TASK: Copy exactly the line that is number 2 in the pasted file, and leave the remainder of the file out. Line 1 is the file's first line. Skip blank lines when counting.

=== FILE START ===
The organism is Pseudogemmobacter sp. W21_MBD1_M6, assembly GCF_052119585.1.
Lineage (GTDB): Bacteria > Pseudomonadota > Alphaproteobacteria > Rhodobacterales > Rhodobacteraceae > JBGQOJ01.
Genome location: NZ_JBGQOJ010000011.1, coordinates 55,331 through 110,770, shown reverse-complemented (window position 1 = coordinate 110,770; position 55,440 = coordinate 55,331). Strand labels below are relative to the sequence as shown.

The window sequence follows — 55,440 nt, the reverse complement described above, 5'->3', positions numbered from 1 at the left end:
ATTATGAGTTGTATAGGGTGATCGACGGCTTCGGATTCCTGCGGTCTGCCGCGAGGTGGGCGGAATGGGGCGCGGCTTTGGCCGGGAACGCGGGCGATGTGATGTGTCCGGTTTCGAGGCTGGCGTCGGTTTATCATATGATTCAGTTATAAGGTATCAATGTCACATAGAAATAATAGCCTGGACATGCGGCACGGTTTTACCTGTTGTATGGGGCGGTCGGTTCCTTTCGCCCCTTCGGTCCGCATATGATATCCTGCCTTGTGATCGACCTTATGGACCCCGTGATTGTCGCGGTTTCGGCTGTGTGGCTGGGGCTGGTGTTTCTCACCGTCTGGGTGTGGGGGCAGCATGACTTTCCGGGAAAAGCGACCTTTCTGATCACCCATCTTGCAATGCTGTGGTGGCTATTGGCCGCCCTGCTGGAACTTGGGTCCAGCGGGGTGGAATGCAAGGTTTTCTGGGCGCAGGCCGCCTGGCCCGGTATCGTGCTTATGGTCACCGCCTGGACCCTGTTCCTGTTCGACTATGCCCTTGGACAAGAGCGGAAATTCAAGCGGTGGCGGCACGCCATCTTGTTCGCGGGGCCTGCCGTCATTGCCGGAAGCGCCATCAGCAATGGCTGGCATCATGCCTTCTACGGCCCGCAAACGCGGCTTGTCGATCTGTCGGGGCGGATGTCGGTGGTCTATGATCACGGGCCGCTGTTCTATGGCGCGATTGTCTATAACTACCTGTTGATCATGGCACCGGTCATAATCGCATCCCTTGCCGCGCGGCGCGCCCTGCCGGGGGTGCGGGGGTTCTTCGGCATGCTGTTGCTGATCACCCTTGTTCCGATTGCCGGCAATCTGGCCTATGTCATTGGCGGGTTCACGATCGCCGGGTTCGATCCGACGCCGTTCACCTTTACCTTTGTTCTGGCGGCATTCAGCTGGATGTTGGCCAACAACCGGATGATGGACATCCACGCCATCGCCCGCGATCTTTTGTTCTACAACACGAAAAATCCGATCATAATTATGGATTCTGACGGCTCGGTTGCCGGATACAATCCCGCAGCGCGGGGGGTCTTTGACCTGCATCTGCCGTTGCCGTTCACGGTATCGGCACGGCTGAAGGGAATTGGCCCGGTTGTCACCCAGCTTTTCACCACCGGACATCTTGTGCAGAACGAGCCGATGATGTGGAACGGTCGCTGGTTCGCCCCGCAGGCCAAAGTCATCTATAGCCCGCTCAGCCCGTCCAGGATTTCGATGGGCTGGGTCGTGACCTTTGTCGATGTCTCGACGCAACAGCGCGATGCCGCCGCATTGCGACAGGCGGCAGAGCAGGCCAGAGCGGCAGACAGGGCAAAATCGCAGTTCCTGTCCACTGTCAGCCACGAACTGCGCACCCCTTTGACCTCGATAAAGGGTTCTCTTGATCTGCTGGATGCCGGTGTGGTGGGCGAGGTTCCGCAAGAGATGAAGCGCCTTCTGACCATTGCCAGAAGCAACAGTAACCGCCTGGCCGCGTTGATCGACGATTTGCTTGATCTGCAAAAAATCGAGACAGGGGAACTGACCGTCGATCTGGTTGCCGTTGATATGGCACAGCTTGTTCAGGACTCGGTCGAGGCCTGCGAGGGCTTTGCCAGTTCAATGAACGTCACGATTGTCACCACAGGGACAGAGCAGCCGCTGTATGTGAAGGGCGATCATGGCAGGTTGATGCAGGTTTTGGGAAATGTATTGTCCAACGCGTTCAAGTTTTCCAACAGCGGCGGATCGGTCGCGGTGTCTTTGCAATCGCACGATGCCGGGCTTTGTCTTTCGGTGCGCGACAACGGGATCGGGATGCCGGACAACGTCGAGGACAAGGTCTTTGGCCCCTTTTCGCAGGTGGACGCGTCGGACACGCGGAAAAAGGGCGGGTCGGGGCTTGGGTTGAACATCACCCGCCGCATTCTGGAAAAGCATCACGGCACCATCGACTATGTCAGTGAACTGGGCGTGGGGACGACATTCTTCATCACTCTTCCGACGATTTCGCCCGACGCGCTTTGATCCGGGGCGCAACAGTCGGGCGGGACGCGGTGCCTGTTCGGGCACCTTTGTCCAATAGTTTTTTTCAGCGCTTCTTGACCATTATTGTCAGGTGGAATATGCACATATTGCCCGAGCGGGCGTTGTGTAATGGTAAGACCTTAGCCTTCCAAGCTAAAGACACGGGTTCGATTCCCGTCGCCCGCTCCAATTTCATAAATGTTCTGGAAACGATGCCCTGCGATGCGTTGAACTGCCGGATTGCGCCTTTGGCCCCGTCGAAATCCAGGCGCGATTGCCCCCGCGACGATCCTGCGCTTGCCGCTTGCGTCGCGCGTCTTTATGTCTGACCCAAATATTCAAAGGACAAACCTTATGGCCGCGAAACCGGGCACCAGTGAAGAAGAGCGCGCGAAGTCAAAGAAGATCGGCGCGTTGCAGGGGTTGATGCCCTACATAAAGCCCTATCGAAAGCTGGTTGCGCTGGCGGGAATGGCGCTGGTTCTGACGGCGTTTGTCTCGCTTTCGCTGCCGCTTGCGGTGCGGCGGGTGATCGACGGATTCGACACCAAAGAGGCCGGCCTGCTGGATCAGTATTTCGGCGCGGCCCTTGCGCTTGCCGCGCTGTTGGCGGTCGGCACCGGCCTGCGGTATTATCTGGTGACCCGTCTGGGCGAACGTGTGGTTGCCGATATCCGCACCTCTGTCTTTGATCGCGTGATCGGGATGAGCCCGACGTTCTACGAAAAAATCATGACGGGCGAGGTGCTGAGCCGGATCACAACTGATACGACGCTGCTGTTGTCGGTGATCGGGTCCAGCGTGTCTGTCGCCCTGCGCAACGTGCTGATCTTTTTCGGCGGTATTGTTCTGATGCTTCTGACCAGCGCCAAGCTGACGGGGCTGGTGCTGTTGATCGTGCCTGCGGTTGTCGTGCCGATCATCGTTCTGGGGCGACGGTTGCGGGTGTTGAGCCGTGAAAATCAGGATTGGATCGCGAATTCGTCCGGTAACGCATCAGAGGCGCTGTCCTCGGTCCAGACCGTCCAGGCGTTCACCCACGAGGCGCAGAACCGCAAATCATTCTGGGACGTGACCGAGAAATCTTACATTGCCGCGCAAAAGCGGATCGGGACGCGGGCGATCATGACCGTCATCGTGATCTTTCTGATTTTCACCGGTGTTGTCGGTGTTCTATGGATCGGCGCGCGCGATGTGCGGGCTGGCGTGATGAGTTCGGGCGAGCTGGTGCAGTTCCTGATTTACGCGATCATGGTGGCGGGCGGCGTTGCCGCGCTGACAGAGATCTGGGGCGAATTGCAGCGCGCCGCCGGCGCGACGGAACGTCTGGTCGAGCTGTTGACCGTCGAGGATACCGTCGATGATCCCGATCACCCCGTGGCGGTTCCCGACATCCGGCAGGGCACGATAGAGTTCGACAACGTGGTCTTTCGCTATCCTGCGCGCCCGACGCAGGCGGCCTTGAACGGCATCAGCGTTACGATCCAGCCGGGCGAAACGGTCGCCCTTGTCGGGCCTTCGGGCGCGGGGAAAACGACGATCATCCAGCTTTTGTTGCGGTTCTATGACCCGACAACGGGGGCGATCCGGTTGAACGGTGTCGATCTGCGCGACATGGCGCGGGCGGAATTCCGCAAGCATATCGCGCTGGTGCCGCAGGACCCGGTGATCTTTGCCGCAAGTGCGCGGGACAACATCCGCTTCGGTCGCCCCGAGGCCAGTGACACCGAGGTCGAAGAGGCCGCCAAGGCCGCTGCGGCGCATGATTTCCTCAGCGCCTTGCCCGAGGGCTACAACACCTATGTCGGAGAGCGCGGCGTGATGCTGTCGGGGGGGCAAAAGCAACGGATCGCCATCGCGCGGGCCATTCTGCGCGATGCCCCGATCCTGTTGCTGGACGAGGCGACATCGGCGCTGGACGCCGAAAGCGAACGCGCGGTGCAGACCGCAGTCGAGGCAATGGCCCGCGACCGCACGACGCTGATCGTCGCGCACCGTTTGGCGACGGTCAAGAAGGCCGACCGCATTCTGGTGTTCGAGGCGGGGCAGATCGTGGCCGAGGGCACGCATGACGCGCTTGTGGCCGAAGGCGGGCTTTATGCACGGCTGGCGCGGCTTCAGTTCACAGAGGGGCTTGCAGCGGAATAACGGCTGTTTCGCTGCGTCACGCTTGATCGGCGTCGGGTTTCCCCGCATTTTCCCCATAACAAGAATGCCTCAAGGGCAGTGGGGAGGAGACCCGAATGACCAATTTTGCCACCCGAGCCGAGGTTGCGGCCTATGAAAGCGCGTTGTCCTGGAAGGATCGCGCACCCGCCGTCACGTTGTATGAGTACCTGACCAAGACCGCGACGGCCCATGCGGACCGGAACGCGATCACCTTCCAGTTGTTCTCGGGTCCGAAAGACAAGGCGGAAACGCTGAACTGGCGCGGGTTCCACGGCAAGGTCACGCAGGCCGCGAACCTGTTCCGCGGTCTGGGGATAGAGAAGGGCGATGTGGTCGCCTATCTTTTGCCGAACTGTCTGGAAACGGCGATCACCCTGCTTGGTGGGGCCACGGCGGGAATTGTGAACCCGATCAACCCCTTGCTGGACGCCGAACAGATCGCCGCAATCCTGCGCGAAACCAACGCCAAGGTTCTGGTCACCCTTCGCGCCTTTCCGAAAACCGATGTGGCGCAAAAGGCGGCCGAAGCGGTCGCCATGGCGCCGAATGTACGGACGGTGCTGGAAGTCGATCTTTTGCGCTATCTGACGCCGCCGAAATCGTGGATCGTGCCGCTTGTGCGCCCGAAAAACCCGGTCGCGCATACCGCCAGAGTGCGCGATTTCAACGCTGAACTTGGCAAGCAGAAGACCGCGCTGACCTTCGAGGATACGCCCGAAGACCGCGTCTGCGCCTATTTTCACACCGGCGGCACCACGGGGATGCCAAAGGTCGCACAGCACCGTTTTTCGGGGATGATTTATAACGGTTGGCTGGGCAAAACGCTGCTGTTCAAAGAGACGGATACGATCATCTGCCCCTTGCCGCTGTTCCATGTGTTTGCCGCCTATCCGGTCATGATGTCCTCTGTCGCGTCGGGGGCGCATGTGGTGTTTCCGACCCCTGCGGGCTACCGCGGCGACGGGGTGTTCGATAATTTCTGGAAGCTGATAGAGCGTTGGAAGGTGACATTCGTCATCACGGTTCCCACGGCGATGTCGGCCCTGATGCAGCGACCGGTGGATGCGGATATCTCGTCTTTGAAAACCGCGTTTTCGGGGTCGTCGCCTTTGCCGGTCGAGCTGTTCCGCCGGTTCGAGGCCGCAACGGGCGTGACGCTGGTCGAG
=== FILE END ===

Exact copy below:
Lineage (GTDB): Bacteria > Pseudomonadota > Alphaproteobacteria > Rhodobacterales > Rhodobacteraceae > JBGQOJ01.